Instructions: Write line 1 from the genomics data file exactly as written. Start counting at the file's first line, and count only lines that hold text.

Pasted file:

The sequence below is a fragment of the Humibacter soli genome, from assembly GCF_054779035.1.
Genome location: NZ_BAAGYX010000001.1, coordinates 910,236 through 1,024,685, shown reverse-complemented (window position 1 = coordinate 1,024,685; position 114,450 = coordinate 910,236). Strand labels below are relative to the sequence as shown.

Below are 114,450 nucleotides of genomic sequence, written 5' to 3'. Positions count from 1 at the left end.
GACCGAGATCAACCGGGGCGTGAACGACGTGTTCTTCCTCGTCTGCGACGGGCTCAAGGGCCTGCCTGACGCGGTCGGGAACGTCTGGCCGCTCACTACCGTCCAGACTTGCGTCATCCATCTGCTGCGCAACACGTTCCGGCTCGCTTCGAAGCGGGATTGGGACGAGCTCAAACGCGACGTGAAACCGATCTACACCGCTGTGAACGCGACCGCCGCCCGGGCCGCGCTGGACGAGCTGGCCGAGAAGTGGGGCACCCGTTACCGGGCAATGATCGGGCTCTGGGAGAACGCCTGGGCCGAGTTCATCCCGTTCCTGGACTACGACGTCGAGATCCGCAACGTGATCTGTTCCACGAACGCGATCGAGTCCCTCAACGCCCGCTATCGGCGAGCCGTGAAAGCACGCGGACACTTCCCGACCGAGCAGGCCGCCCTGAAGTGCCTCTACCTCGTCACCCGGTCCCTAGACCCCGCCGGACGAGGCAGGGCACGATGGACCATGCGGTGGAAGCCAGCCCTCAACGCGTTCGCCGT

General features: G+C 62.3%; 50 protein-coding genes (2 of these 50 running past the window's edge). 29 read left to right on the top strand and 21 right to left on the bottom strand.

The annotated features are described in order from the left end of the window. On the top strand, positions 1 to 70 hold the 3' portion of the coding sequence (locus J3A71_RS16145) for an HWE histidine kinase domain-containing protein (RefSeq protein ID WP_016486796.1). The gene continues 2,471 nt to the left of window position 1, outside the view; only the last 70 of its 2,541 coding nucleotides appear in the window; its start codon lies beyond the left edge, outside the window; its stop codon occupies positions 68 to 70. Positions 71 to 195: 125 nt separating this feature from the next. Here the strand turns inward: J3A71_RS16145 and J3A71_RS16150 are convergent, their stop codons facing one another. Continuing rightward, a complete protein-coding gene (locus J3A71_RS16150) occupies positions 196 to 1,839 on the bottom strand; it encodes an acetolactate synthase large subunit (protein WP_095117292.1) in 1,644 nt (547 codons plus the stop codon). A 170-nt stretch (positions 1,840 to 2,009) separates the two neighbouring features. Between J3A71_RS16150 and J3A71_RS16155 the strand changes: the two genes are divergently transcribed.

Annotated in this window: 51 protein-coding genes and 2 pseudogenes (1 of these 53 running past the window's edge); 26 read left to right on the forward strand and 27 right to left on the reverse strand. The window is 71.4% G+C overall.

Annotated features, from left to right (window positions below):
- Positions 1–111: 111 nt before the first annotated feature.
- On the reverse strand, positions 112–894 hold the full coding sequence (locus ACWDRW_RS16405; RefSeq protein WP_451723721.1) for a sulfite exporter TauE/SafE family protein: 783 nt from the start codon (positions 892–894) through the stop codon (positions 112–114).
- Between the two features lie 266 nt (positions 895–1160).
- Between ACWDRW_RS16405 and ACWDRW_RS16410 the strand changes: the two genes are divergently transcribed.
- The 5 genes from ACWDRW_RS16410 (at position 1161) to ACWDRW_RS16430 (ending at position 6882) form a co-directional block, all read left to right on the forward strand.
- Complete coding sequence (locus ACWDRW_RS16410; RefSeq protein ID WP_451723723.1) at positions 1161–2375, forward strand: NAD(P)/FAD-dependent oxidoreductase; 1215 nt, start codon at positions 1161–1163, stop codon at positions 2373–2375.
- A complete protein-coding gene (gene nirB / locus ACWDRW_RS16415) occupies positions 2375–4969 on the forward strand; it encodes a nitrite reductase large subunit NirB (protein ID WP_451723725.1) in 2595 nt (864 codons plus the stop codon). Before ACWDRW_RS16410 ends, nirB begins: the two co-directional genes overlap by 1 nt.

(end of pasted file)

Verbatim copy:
The sequence below is a fragment of the Humibacter soli genome, from assembly GCF_054779035.1.